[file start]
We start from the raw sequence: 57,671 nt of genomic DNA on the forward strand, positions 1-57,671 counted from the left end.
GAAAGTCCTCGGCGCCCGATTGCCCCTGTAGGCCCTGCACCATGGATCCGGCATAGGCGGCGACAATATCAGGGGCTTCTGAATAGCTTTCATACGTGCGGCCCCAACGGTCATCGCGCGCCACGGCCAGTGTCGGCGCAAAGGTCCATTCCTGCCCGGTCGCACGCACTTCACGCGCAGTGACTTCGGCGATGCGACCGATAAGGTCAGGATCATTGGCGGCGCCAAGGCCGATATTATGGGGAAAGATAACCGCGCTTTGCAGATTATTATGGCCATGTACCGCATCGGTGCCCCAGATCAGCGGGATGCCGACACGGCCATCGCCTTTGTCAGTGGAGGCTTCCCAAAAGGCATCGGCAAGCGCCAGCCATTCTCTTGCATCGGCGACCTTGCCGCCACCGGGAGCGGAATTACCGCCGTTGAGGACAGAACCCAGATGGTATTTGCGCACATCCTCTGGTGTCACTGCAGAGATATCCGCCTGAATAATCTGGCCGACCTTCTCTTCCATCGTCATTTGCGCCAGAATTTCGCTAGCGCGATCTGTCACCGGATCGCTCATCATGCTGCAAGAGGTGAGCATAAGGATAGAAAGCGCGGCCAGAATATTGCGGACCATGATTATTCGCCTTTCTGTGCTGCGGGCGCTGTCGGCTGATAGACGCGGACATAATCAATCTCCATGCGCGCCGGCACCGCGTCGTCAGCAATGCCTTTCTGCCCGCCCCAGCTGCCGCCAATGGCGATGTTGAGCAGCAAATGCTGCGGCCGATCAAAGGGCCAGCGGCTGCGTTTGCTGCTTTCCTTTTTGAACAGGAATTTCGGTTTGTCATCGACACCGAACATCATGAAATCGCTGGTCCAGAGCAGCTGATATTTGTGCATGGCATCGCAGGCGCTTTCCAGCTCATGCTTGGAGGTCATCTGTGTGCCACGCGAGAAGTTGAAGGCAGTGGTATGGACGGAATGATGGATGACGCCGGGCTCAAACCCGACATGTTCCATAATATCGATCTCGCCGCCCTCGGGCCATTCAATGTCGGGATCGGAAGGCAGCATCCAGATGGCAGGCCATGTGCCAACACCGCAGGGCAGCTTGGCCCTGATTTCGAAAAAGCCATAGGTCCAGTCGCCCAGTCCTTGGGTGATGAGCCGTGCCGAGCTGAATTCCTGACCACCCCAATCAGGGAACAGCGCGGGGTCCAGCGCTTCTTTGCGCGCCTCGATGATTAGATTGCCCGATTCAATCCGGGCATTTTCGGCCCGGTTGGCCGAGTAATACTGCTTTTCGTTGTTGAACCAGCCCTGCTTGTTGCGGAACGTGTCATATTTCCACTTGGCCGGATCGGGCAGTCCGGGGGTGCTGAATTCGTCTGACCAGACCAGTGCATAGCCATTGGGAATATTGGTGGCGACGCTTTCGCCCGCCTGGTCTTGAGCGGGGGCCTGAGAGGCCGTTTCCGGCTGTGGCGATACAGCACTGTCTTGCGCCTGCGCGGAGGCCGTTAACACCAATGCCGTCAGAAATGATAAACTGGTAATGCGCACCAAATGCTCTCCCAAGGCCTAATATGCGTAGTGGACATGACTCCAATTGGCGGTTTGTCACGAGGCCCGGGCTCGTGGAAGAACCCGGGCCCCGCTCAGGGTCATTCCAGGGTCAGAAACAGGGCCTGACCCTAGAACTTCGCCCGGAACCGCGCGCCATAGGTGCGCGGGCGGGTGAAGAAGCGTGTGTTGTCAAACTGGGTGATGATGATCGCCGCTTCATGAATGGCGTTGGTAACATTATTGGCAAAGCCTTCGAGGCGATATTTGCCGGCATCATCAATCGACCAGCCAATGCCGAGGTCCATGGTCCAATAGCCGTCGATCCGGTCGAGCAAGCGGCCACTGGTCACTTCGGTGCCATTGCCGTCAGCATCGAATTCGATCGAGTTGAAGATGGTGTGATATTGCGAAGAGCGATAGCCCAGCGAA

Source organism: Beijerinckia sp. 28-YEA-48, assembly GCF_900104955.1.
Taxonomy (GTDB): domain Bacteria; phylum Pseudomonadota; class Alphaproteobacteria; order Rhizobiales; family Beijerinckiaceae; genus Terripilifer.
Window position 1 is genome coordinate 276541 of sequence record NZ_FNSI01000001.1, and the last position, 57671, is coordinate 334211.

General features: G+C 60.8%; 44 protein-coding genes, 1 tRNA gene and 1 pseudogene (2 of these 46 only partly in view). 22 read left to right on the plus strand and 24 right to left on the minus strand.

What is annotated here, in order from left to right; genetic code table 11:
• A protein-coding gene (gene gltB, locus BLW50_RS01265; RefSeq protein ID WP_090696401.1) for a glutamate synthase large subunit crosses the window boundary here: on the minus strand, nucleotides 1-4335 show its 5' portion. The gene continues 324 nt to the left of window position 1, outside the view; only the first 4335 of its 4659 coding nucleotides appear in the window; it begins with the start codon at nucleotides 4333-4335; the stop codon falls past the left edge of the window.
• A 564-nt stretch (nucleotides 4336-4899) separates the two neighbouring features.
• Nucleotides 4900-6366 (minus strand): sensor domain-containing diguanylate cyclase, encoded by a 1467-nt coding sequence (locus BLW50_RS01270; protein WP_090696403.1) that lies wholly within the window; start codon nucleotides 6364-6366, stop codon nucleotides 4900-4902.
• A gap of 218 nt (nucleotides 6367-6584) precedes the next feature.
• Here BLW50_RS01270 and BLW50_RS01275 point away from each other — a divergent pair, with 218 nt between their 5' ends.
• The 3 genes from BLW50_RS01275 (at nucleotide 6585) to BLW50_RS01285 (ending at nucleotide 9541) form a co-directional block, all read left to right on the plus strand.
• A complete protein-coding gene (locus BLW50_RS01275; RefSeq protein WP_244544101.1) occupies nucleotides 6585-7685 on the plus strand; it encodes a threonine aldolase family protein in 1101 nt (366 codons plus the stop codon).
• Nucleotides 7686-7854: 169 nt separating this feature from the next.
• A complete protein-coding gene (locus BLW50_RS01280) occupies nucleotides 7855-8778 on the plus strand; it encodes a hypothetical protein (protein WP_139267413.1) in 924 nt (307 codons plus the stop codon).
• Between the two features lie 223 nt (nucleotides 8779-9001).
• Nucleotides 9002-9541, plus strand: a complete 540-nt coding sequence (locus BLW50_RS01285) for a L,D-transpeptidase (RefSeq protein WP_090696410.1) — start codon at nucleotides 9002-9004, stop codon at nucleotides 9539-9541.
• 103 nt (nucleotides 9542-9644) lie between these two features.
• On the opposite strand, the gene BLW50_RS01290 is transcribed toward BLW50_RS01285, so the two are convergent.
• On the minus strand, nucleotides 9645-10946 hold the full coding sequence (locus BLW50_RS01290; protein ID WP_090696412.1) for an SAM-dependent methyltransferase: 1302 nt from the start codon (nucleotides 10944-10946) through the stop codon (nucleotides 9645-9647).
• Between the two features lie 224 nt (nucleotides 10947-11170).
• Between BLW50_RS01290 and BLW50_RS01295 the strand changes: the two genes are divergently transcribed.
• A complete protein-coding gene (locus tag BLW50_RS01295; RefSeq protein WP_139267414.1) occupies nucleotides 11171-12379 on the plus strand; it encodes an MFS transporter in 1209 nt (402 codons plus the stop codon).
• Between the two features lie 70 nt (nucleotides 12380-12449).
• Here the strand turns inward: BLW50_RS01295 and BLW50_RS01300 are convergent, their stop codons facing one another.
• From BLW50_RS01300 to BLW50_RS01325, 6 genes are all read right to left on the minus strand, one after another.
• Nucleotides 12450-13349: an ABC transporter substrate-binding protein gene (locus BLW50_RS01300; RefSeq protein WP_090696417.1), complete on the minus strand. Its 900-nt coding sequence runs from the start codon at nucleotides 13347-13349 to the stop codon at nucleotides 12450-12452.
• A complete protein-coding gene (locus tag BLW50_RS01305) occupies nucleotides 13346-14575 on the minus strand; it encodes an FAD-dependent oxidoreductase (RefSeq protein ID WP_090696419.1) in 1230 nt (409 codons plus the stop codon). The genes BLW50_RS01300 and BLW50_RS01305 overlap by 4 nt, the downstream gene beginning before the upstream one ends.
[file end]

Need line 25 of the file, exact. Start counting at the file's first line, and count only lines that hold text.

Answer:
• Between the two features lie 70 nt (nucleotides 12380-12449).